Begun in 1951, Herman Voaden's three-act Emily Carr: A Stage Biography With Pictures was judged one of the ten best plays of 185 scripts submitted in the 1958-59 Stratford Festival - Globe and Mail playwriting competition. The play was first produced by the Department of Drama, Queen's University, August 6-8, 1960, directed by William Angus. Amelia Hall played the title role of Emily.
Though written as a realistic historical drama depicting Carr's life from 1886 to her death in 1945, Voaden's Emily Carr also echoes many of the themes and the stylistic form of his "symphonic expressionist" plays of the 1930s. Voaden and Lowrie Warrener had met Carr in Victoria while on their 1930 trans-Canada journey during which they had written Symphony. Voaden identified with Carr's struggle for artistic self-expression and recognition, her love of nature and country, and her mysticism. In his dramatization, Emily informs her life-long admirer:
It's a kind of light I'm seeking, Martyn--what the saints died for. Dede says I'm not religious. I am, in my own special way--perhaps more than she is. The world is like a dream, with depths and reaches all about me. And inside me is this big excitement, bigger sometimes than I can contain. And it will come out of me--it has to--in my painting--perhaps in writing too.
Voaden was greatly impressed by Carr's writings and used her Growing Pains, The Book of Small, Klee Wyck, The House of All Sorts and The Heart of a Peacock as a basis for his characters and incidents. He was still hoping to develop further his multi-media "symphonic" stage language so that in his Emily Carr "painting and the theatre would be webbed together as never before." He attempted to fuse the visual and dramatic arts through the use of slide projections of Carr's paintings, but this concept did not successfully combine with the confined realistic interior setting on the small Convocation Hall stage at Queen's University. He had also planned to use music to emphasize the emotional currents and moods of the play. When Amelia Hall in the title role of Emily refused to deliver her lines to musical accompaniment, this further attempt to introduce symphonic multi-media elements in the production had to be abandoned.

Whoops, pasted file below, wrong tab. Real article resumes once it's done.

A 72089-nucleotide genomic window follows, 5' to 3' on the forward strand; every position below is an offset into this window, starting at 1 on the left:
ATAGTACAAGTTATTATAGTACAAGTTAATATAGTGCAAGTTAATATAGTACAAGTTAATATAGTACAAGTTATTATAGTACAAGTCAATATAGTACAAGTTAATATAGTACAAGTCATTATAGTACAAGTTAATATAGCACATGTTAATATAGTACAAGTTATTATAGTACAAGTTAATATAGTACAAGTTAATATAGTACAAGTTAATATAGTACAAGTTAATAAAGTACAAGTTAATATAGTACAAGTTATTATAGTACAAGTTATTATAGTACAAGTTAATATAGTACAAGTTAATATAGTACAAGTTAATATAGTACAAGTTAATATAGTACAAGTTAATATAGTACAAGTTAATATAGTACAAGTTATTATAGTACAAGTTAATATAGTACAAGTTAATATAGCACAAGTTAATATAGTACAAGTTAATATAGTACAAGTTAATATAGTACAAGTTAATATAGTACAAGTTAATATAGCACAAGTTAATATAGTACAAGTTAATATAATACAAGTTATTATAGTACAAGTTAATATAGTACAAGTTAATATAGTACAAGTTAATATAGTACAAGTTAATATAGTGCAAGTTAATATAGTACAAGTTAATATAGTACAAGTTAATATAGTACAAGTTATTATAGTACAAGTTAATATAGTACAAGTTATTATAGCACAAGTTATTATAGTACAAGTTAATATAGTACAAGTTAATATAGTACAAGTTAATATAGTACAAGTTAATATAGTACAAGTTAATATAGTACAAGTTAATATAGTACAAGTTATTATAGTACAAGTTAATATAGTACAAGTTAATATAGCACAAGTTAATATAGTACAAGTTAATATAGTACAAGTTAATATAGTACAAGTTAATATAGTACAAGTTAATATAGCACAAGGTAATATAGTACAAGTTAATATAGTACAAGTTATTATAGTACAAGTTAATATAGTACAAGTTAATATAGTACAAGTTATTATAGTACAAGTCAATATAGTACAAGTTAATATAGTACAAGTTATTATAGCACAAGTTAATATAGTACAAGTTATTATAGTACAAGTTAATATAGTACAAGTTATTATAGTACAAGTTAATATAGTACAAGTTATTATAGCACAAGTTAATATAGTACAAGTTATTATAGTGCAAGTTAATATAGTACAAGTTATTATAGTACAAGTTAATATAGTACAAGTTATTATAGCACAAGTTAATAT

The 1960 Queen's University premiere of Emily Carr was nevertheless critically well received. Basya Hunter, artistic director of the Toronto Arts Theatre, observed in the Globe and Mail that "The artist is governed by two primary forces - one, to penetrate the roots of his own existence, and the other to penetrate the roots of the existence around him. This major conflict in the life of Emily Carr, her incessant search and struggle to find and find again, was made clear by the playwright."
In the Toronto Telegram, Rose Macdonald praised Voaden for having written "a play that is warm with laughter which can be akin to tears. It is also vigorously honest." Robert Fulford, in the Toronto Star, called the production "a documentary of considerable force and warmth...Miss Hall plays Emily Carr with a profoundly irreverent sense of irony and a deep knowledge of pathos. She offers us not an historical figure but a living woman, full of energy, ambition, malice, and love." Peter Mannering adapted and directed a revival of Emily Carr, produced by the Greater Victoria Centennial Society, at the McPherson Playhouse in Victoria October 26-29, 1966.
Commentary by Anton Wagner
Last updated 2020-08-24